Summer tiiiime and the livins easy. We are on the other side of July now, but summer (in Nashville) is still alive and well: the Olympics are just starting up and iced coffee is just as refreshing as it was back on July 4th! I have had the gift of taking the summer off — save my “house hubby” duties — from work. A great deal of my time has been committed to reading, and applying for jobs. But, I haven’t eked out the quantity of writing that I would have liked. That being said, I have decided to revisit a paper I wrote for a class during my time at Duke. The paper attempts to describe “the Christian theologian.” It was a bit longer than the average blog post ought to be and, in any case, I am unsatisfied with some of my own conclusions. So, in an effort to continue thinking, I will be posting it, bit by bit, and revising it along the way. Please do feel welcome to disagree and help me to clarify my thoughts. I take myself to be a Christian theologian, so if I go astray here, then I am mistaken in who I think I ought to be!
The chaos of violence continues to swell, like a wave, thrashing upon our collective attention. Violence is nothing new, but it never loses its edge. I want to let those who have lost loved ones, and their sense of stability, to senseless violence know that I weep with you. For those in Baton Rouge, Minneapolis, Dallas, Orlando, Iraq, Turkey, and the world over, your tears and your weeping are heard and shared. Before diving into the review, it seems right to begin by praying a prayer from the Reverend Dr. Martin Luther King, Jr.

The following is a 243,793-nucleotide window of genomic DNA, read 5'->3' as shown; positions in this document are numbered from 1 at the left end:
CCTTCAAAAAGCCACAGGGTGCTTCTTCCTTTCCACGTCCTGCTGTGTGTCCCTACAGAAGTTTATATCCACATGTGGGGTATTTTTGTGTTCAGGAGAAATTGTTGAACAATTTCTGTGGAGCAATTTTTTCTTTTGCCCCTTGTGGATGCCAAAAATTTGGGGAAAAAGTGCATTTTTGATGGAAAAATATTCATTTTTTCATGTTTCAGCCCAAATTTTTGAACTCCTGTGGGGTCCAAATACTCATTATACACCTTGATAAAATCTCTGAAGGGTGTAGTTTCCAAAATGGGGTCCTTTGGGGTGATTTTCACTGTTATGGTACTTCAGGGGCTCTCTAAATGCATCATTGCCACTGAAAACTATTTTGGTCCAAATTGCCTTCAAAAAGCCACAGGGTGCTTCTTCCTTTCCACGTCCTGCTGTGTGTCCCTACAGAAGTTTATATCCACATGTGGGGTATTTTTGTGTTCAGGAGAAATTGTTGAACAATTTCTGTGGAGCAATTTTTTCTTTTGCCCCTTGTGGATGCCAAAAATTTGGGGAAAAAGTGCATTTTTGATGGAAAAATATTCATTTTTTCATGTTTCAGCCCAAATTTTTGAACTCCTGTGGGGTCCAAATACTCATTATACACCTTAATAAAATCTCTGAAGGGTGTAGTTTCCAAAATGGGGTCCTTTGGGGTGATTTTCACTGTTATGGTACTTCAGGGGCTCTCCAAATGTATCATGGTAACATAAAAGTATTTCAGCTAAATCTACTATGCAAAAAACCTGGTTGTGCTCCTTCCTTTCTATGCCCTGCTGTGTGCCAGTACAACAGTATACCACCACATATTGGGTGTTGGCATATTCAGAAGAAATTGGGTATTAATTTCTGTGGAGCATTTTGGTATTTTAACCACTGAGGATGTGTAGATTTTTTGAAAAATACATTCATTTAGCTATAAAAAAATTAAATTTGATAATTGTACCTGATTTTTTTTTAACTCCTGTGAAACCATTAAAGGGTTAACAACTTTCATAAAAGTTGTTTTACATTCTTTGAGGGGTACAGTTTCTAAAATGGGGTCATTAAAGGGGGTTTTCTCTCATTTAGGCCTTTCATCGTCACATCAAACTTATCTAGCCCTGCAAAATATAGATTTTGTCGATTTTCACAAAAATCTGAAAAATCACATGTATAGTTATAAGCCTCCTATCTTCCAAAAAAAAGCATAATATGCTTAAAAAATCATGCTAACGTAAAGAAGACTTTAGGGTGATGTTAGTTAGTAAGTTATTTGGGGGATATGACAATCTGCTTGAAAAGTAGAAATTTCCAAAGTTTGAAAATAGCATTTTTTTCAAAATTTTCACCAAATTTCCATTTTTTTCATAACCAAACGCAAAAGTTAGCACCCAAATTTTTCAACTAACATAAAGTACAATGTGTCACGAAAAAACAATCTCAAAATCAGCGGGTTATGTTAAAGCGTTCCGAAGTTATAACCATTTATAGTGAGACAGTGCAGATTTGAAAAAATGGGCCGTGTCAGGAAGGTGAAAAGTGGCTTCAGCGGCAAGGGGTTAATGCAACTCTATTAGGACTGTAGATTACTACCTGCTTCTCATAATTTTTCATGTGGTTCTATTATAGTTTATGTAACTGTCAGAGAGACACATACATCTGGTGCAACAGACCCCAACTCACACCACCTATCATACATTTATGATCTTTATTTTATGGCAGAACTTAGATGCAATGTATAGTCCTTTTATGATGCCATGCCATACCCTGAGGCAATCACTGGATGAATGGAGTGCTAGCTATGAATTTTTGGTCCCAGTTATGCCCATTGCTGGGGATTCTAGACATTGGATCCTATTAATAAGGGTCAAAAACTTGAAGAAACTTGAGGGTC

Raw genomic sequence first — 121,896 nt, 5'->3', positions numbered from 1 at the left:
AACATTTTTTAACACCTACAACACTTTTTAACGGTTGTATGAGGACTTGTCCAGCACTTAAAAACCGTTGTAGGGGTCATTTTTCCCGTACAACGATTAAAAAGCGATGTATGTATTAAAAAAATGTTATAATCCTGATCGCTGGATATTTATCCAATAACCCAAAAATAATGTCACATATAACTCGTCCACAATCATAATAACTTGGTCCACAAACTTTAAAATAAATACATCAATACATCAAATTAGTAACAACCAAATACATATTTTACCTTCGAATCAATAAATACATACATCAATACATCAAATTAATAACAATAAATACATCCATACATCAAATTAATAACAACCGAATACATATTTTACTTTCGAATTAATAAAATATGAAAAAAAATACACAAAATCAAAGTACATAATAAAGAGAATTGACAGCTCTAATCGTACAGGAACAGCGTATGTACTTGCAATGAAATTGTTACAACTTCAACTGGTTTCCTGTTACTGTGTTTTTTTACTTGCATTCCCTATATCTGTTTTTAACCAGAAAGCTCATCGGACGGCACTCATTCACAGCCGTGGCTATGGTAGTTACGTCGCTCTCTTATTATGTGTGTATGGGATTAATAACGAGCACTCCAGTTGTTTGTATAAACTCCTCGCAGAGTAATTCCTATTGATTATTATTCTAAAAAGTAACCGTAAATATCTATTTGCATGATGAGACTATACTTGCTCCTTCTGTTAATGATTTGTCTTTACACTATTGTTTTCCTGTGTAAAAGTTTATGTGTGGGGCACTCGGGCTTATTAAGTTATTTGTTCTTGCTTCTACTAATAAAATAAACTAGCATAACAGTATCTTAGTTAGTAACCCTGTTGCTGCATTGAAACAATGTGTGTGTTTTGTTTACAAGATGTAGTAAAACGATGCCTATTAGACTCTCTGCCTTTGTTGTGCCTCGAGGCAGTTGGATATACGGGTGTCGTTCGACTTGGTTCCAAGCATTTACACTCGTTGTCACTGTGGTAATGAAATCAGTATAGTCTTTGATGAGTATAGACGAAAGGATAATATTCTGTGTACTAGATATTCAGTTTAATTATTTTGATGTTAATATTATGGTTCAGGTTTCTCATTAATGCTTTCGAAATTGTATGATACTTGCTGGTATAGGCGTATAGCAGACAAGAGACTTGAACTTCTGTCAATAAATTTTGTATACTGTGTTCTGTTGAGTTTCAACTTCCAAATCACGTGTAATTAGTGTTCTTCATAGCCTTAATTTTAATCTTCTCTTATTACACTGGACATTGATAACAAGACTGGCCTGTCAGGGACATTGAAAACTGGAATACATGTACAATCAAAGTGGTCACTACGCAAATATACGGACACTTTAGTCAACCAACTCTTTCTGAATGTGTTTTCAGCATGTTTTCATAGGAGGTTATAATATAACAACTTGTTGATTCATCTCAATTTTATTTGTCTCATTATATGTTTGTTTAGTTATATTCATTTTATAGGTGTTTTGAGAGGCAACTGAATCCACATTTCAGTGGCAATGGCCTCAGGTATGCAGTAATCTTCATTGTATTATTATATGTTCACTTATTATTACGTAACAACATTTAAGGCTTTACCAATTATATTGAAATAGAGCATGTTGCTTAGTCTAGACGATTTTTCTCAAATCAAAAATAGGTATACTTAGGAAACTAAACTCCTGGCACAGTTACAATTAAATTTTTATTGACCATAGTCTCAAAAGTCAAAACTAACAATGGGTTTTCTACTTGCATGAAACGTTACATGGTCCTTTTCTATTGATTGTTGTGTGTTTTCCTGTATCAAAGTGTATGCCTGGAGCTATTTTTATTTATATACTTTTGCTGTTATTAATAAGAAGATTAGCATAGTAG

God, we thank you for the inspiration of Jesus. Grant that we will love you with all our hearts, souls, and minds, and love our neighbors as we love ourselves, even our enemy neighbors. And we ask you, God, in these days of emotional tension, when the problems of the world are gigantic in extent and chaotic in detail, to be with us in our going out and our coming in, in our rising up and in our lying down, in our moments of joy and in our moments of sorrow, until the day when there shall be no sunset and no dawn. Amen.
Let us now turn our attention to Francis Watson’s new book, The Fourfold Gospel: A Theological Reading of the New Testament Portraits of Jesus. Watson is one of the world’s leading New Testament theologians. I was introduced to his work by a Duke professor who said, “If you want to read New Testament theology, then read Watson, read it again and again.” I took my professor’s advice seriously and, when Baker Academic agreed to send me a review copy, I was stoked.
Watson’s goal in this book is to offer an approach to answering the question, “What good is there in having four different Gospels?” Continue reading